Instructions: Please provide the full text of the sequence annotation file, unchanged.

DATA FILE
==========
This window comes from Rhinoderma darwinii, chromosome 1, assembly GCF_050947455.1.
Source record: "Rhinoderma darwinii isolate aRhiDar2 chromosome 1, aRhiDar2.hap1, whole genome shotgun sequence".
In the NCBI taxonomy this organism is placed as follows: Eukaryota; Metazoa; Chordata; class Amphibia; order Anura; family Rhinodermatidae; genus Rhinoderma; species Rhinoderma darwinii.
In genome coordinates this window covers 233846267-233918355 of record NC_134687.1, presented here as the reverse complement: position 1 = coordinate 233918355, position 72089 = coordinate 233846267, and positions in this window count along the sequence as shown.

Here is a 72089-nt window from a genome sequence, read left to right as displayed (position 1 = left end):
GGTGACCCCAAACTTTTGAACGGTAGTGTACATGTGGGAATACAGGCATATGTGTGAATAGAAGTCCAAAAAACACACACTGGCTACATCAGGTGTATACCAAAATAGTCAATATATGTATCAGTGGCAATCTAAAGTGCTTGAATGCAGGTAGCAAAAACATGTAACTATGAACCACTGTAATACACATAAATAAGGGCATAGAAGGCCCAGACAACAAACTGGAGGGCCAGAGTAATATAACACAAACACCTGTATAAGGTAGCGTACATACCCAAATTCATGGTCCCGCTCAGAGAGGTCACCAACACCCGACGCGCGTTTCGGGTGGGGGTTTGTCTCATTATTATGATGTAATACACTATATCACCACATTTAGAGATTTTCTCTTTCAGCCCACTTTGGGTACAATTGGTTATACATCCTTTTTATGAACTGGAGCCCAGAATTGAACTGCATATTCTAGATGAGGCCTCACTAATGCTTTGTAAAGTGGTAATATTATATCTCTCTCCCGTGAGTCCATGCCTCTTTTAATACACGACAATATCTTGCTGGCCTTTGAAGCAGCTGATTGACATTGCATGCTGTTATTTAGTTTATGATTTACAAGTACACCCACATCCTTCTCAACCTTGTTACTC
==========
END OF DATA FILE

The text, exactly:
This window comes from Rhinoderma darwinii, chromosome 1, assembly GCF_050947455.1.
Source record: "Rhinoderma darwinii isolate aRhiDar2 chromosome 1, aRhiDar2.hap1, whole genome shotgun sequence".
In the NCBI taxonomy this organism is placed as follows: Eukaryota; Metazoa; Chordata; class Amphibia; order Anura; family Rhinodermatidae; genus Rhinoderma; species Rhinoderma darwinii.
In genome coordinates this window covers 233846267-233918355 of record NC_134687.1, presented here as the reverse complement: position 1 = coordinate 233918355, position 72089 = coordinate 233846267, and positions in this window count along the sequence as shown.

Here is a 72089-nt window from a genome sequence, read left to right as displayed (position 1 = left end):
GGTGACCCCAAACTTTTGAACGGTAGTGTACATGTGGGAATACAGGCATATGTGTGAATAGAAGTCCAAAAAACACACACTGGCTACATCAGGTGTATACCAAAATAGTCAATATATGTATCAGTGGCAATCTAAAGTGCTTGAATGCAGGTAGCAAAAACATGTAACTATGAACCACTGTAATACACATAAATAAGGGCATAGAAGGCCCAGACAACAAACTGGAGGGCCAGAGTAATATAACACAAACACCTGTATAAGGTAGCGTACATACCCAAATTCATGGTCCCGCTCAGAGAGGTCACCAACACCCGACGCGCGTTTCGGGTGGGGGTTTGTCTCATTATTATGATGTAATACACTATATCACCACATTTAGAGATTTTCTCTTTCAGCCCACTTTGGGTACAATTGGTTATACATCCTTTTTATGAACTGGAGCCCAGAATTGAACTGCATATTCTAGATGAGGCCTCACTAATGCTTTGTAAAGTGGTAATATTATATCTCTCTCCCGTGAGTCCATGCCTCTTTTAATACACGACAATATCTTGCTGGCCTTTGAAGCAGCTGATTGACATTGCATGCTGTTATTTAGTTTATGATTTACAAGTACACCCACATCCTTCTCAACCTTGTTACTC